Nude Statistics

Don’t you know that “48 percent of people say they would bare it all on a nude beach”, but “among those who are more likely to buy the single than buy the album, only 34 percent would bare it all on a nude beach”? (Based on a survey of 178 people who are more likely to buy the single than buy the album and 510 people in general. Correlation #369 on by Shaun Gallagher)

It is noteworthy that “57 percent of women think they look fat naked, but 59 percent aren’t afraid to walk around the house in the buff. Perhaps not surprisingly, more men are comfortable walking around naked at home and in gym locker rooms than women, 63 and 27 percent respectively.” (From FITNESS magazine and Yahoo! Shine survey of 1,500 men and women in 2012)

Statistics tells us that you can hardly find pictures of nude men and women in American homes. 44 percent of Americans “prefer the color blue”. 64 percent “like traditional art more than modern”. 88 percent “prefer pictures that show outdoor scenes, in which wild animals such as deer are preferable domestic cats.” Humans should be historical figures or ordinary people, depicted fully clothed.” Only 3 percent of Americans would rather buy a picture with nude content. (From Marttila & Kiley poll completed in 1994)

What about Millennials? 20 percent of the representatives of the millennial generation “have posed for nude photos or taken nude photos of their partner.” (From Euro RSCG’s annual Valentine’s Day study in 2012)

And finally, about nude beaches. “Worldwide, 33 percent of beachgoers “would never” go topless or nude at the beach. <…> Roughly 5 percent of American beachgoers reported having gone nude at the beach.” (Expedia 2013 Flip Flop Report)

“Statistics is a pain. Every normal person who takes it knows that it is (almost always) badly taught, unreadable, and even when you follow the idea, you can’t imagine where to apply it.” (Statistics for Practical People). So some people don’t love statistics.

But even if not everybody loves statistics, there’s something in it. I must admit that I always buy albums and almost never buy singles.

  1. It’s interesting to see the changes in ideas over the years. Statistics are always fun, even if somewhat questionable. For instance, we have four or five different services keeping track of how many website visitors we have, and they never agree. Not even close. When questioned, one explained that different services use different means of determining what a ‘visit’ means, and use different methods to determine ‘page views’, unique visitors’, ‘first time’ or ‘return’, etc. Essentially, it adds up to tossing a coin!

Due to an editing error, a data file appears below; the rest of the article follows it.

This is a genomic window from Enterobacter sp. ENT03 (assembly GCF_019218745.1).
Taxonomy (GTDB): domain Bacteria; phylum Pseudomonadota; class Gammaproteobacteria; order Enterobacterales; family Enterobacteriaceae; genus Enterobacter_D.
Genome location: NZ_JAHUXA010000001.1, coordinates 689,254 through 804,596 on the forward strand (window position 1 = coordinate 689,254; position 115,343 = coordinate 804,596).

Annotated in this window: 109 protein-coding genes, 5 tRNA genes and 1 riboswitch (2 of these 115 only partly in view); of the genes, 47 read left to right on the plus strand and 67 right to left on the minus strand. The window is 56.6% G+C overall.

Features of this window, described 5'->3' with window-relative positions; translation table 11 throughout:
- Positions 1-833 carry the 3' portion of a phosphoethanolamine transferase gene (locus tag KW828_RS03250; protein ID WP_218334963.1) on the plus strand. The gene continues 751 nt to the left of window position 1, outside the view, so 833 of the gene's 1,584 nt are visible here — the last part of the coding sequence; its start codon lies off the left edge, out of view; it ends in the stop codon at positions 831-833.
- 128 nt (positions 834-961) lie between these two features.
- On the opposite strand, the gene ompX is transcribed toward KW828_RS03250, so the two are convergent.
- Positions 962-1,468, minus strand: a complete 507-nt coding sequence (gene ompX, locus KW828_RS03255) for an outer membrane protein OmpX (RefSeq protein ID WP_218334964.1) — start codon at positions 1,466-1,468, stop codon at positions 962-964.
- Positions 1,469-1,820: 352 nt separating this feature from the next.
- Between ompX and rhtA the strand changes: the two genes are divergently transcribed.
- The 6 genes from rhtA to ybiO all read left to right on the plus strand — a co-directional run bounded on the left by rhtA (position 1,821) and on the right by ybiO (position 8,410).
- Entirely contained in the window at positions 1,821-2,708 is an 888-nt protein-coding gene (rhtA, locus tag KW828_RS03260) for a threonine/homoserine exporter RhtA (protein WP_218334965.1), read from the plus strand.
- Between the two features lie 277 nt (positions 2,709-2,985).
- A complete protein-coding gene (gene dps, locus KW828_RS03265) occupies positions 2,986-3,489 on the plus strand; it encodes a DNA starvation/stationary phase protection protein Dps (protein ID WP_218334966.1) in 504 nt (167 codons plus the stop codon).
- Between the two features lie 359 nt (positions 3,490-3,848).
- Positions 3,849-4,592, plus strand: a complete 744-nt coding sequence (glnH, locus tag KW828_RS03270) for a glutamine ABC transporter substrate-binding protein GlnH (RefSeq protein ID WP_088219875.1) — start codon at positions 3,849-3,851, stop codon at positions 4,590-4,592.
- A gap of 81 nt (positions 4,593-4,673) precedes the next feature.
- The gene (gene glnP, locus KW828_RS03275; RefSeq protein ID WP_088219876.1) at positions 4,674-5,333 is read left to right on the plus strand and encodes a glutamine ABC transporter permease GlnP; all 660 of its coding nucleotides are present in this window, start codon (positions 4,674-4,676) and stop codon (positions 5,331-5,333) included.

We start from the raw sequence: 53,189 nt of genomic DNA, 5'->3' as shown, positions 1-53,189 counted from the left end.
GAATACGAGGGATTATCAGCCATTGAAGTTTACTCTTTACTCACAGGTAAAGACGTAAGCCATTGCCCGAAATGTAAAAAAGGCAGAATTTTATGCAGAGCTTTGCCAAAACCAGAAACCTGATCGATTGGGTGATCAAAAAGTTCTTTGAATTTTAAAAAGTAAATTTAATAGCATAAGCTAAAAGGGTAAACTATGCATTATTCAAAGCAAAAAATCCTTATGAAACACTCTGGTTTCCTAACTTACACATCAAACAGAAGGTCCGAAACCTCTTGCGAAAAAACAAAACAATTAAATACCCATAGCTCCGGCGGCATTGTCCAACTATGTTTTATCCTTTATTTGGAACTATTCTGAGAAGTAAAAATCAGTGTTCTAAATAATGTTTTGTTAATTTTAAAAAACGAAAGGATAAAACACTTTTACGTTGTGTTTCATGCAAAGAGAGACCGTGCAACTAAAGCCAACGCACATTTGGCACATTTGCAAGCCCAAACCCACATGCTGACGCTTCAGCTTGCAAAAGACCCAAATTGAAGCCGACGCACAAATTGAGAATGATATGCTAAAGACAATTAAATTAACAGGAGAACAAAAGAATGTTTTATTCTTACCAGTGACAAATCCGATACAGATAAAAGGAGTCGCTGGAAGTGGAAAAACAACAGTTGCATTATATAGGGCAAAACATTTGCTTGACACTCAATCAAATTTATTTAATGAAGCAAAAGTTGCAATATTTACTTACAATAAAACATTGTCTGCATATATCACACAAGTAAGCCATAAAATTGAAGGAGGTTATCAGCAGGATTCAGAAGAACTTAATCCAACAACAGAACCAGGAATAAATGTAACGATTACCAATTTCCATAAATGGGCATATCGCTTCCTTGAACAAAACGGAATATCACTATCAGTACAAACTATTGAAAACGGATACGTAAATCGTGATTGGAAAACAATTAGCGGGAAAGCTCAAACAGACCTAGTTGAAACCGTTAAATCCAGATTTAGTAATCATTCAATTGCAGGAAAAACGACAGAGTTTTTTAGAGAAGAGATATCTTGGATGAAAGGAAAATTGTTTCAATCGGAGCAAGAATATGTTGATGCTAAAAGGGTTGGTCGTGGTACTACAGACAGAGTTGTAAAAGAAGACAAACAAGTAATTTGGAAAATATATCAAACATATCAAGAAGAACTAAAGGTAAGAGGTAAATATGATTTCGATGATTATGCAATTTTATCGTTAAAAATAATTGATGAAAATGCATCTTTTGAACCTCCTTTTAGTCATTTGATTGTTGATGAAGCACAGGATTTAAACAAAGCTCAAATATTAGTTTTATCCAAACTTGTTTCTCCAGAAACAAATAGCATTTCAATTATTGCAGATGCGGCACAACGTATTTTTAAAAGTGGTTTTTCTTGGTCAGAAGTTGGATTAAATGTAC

Surveys may be done via mail, telephone (usually land-line & skewing the results), magazines and websites. Whoever pays for the ‘study’ can easily affect the outcome according to the method and terminology used. No matter.

    The surveys cited here and elsewhere generally indicate a new hardening of opinion against social nudism, which is sad. At the same time, nudity used for entertainment purposes has soared. Sexual nudity is more acceptable now than 20 years ago, both in fashion and entertainment, but that has not helped the cause of social nudity.

    The public continues to see nudity as sexual, and likes to see it that way. We haven’t gotten past that mind-block and convinced the average person on the street that there’s more to bare skin than sex. Younger folks seem to be getting there to some degree, but have little interest in social nudism or the community involved. Only time will tell what things will be like 20 years from now.

    • Thank you for your comment. I’m very impressed by your observation that people continue to see nudity as sexual, because they like to see it that way. I think that it is very true. There should be some program promoting social nudism, if we want things to change.

      • We have AANR and TNS, but they’re underfunded, losing membership, and have other agendas to promote. Other smaller groups do what they can, but when 230 million people have their minds set on seeing naturism as sinful and lewd, it’s an uphill battle. No politician will risk supporting social nudism/relaxed laws even if there was a reason for them to do so.

        If this was seen as a civil rights issue we might stand a chance, if organized. However, most folks see it as a personal pastime which is sexual in nature and not of concern to them. No one cares.

      • I have always believed that we are living in the times when the “society of faceless, de-individualized humanoids” is vanishing. (Here and below I quote The Third Wave by Alvin Toffler which is one of my favorite books.) I’ve hoped that we are moving “toward a profusion of life-styles and more highly individualized personalities” and that we are about to see “the rise of a “post-standardized mind” and a “post-standardized public.” I was overoptimistic. A lot of people continue to impose their stereotypes on you (not only about a naturist lifestyle).

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